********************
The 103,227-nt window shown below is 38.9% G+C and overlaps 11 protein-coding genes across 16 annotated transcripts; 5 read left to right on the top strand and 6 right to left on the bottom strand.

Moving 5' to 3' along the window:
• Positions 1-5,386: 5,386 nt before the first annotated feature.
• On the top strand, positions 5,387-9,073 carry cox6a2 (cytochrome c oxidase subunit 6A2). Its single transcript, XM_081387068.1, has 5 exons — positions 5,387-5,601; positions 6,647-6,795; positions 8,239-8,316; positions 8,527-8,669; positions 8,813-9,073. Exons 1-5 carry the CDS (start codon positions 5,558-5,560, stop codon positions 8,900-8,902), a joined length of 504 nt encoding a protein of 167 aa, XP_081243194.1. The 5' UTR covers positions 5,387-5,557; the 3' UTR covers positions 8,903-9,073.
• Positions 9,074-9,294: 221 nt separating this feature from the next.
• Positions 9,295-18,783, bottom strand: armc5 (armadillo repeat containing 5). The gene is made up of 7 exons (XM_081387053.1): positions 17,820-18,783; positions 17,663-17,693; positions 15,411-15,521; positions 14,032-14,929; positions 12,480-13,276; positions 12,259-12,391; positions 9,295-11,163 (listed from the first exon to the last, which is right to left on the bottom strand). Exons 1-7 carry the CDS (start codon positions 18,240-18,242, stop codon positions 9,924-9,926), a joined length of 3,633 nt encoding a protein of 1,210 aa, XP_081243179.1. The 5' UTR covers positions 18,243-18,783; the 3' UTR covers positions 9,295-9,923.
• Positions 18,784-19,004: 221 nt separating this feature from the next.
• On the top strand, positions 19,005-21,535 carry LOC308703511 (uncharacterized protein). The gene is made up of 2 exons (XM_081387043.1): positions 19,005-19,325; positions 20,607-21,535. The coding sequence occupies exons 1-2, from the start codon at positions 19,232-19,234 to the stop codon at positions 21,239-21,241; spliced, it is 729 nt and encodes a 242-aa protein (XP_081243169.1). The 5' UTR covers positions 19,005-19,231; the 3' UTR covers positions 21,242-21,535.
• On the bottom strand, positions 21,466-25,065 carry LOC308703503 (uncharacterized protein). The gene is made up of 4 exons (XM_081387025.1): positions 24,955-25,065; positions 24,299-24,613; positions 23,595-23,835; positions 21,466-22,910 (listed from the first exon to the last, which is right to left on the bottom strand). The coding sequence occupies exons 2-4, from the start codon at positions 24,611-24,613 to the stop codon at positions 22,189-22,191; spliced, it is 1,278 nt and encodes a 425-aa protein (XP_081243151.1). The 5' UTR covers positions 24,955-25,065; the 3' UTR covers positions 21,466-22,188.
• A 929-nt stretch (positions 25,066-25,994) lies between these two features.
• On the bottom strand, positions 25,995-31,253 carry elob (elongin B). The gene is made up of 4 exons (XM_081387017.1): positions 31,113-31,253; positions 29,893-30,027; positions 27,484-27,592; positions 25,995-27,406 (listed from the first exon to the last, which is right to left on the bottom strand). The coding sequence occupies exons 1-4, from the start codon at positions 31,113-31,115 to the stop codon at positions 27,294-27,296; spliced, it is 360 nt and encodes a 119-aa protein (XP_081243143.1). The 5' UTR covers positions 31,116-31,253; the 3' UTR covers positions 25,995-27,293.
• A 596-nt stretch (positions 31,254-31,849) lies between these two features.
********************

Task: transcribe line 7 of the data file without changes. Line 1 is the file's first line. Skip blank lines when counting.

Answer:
• Positions 18,784-19,004: 221 nt separating this feature from the next.